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What I Learned as a Journalist, Book Doctor, Ghostwriter, and Publicist

Author J.H. Moncrieff shares lessons she’s learned so far in a variety of writing-related careers, including work as a journalist, book doctor, ghostwriter, and publicist.

By the time I was five years old, I already knew what I was going to be when I grew up. Disillusioned with my previous fantasy careers of zookeeper and cowgirl, I set my sights on something much more attainable.

*deep breath*

I was going to be a famous writer.

Simple enough, right? As you’ve probably guessed by now … not so much.

Thankfully, there are many ways to earn a living as a wordsmith while you work toward becoming the next Stephen King. (Note to Mr. King: don’t worry; you’re still safe.) And, best of all, each one of them will teach you something valuable you can apply to your writing career.

This guest post is by J.H. Moncrieff. Moncrieff writes psychological and supernatural suspense novels that let her readers safely explore the dark corners of the world. She won Harlequin's search for the next Gillian Flynn in 2016. Her first published novella, THE BEAR WHO WOULDN’T LEAVE, was featured in Samhain’s CHILDHOOD FEARS collection and stayed on its horror bestsellers list for over a year. The first two novels of her new GhostWriters series, CITY OF GHOSTS and THE GIRL WHO TALKS TO GHOSTS, will be officially released on May 16, 2017. When not writing, J.H. loves visiting the world's most haunted places, advocating for animal rights, and summoning her inner ninja in muay thai class. To get free ebooks and a new spooky story every week, check out her Hidden Library. You can find her on Twitter and Facebook.

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Since not everyone will choose such a roundabout path to literary fame and fortune, here’s some of my hard-earned wisdom for you.

What Being a Journalist Taught Me About Writing

Journalists get to do cool stuff. They have adventures—investigating crime scenes and covering fires and staking out biker gangs in the back of a cop car. My journalism career gave me endless story fodder, but it also taught me a few lessons I’ll never forget.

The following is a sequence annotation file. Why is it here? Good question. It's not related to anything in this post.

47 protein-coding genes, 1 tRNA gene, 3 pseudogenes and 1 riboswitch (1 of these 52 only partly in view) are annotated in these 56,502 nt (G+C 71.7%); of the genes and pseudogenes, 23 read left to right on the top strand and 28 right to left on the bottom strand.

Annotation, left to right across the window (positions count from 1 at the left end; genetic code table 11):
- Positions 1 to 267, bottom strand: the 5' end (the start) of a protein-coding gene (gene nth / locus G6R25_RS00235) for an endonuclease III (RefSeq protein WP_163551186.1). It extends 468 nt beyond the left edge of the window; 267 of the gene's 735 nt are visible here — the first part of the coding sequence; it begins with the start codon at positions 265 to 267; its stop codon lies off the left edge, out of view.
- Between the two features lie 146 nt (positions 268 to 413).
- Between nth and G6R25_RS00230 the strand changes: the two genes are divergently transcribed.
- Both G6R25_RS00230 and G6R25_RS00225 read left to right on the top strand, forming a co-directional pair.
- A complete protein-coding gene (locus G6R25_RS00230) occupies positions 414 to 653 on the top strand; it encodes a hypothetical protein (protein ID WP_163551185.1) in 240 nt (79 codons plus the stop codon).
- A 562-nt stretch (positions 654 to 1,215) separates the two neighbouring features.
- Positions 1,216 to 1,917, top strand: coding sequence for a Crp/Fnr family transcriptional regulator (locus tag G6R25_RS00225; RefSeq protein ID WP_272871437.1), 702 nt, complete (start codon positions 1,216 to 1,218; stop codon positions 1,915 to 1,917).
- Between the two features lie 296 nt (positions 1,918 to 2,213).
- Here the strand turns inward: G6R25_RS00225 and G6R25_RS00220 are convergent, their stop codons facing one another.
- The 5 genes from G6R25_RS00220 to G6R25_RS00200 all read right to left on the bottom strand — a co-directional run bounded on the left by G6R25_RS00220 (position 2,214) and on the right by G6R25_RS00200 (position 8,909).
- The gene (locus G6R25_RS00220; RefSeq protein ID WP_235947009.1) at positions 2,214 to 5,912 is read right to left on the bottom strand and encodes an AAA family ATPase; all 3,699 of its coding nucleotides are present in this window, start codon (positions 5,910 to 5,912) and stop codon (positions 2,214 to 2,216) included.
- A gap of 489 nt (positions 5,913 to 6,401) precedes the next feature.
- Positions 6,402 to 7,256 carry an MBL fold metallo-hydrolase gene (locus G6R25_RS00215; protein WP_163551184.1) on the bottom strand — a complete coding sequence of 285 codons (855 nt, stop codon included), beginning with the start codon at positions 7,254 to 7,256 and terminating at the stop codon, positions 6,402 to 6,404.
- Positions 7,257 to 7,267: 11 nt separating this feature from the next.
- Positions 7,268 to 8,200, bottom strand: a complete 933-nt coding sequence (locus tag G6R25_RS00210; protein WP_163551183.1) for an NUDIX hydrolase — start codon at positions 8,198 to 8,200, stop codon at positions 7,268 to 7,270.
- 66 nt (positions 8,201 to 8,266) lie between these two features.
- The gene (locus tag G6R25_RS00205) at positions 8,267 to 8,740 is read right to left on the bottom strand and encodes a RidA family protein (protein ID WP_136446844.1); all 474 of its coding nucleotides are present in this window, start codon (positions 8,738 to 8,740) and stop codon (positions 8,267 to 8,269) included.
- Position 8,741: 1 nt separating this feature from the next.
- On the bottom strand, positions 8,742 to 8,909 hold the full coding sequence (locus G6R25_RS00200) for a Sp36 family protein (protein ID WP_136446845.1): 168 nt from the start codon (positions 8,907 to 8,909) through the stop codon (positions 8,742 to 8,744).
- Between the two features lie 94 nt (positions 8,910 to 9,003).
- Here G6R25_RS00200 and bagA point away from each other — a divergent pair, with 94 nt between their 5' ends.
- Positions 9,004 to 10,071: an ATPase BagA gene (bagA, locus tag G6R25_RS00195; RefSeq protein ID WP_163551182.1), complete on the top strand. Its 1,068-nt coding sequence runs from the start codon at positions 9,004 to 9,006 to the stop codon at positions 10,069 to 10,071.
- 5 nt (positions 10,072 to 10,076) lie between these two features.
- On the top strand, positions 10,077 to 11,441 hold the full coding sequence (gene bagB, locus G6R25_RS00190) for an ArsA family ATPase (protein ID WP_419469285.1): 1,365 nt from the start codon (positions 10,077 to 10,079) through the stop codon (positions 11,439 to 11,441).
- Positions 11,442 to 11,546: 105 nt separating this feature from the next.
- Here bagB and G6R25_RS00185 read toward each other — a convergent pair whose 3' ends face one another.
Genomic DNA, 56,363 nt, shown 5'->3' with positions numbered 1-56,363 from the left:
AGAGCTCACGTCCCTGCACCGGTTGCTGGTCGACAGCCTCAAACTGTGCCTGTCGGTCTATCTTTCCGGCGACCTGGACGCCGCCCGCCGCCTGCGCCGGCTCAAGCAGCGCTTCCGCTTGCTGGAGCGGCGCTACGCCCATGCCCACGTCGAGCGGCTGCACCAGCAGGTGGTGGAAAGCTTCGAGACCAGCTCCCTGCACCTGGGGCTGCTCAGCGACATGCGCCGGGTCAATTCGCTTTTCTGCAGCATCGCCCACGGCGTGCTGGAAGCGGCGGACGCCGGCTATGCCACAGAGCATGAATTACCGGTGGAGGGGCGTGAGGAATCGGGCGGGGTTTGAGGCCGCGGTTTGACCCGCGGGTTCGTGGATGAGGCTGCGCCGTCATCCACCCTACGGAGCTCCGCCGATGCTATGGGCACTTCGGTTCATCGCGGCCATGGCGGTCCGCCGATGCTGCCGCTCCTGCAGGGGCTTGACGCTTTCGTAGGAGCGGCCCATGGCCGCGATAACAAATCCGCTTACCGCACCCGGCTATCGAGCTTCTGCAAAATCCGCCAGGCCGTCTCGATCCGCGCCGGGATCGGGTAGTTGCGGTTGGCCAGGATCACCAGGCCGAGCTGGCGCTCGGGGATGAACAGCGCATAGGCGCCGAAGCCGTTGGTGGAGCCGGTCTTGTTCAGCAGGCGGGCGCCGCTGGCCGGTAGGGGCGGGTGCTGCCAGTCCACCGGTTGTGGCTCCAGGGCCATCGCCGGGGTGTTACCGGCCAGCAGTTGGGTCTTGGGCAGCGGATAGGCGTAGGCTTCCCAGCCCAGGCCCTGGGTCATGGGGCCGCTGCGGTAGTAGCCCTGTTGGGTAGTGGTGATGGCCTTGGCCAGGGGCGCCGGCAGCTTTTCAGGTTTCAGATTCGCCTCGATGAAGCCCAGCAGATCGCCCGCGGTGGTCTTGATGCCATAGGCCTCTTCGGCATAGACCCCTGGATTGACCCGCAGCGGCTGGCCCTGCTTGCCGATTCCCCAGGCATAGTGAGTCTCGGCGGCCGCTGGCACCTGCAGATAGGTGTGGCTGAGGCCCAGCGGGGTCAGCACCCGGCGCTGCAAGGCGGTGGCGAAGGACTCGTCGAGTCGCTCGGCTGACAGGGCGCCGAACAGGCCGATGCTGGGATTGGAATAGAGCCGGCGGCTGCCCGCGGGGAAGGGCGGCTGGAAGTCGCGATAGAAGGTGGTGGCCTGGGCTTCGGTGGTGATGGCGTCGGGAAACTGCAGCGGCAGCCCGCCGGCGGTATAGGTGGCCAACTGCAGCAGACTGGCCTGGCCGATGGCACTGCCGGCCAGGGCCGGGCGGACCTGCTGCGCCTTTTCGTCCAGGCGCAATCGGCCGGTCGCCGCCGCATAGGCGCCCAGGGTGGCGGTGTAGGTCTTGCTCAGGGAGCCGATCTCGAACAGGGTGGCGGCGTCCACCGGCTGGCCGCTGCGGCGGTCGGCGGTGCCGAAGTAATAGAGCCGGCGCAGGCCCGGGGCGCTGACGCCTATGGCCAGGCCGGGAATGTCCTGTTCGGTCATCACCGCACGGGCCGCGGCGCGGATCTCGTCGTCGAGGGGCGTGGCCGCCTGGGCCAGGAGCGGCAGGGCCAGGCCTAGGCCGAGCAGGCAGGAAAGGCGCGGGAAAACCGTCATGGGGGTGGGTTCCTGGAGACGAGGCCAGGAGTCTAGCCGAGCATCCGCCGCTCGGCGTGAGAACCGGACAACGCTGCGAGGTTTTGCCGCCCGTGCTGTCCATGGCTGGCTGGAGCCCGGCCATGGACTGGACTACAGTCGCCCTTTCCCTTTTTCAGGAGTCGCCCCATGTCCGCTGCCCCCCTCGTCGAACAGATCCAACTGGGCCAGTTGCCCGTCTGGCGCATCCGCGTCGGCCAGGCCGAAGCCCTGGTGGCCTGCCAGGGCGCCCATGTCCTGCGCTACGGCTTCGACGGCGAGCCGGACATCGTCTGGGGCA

• Treat writing like a business. Journalists have to worry about these little things called deadlines. When an editor gives you one, you meet it. Meet your deadlines or you don’t get paid. Surprisingly, it’s an easy choice to make.
  • How civilians, police, and reporters really react. As someone who writes mysteries, suspense, and other novels dealing with death, this knowledge has been invaluable. I can’t tell you how many times I’ve read manuscripts where people act in bizarre ways: cops hire civilians and give them guns, reporters surround a home and scream questions at the parents the second a child goes missing, and so on. My experience has ensured I won’t make the same mistakes.
  • Sources are everything. If you write police procedurals, talk to a cop. If your protagonist is a doctor, see if you can follow some friendly neighborhood physicians on their rounds. Does someone find a body in your story? Spend a few minutes asking a forensic anthropologist what it would look and smell like. You don’t have to write what you know, but you better know what you write.
  • Kill your darlings. Journalists follow the inverted pyramid formula—the most important stuff goes at the top and trickles down from there. This practice stems from the days when stories were cut to fit newspapers, so articles often lost a few lines from the bottom. One thing journalists learn in a hurry is to write lean. There’s no room for extraneous information. If it doesn’t advance your story, kill it.

What Being a Book Doctor Taught Me About Writing

Book doctors perform the same function as substantive or developmental editors. Simply put, they’re hired to fix your book. The only difference is that agents and editors are usually the clients instead of writers.

  • Editors are essential. Many writers believe they can edit their own work. Take it from me—a professional editor who has a copyeditor and three proofreaders check her stuff—you can’t. With publishing budgets being what they are, it’s worth hiring your own editor before you submit your manuscript, or before you put that book up for sale. It will save you a lot of heartbreak.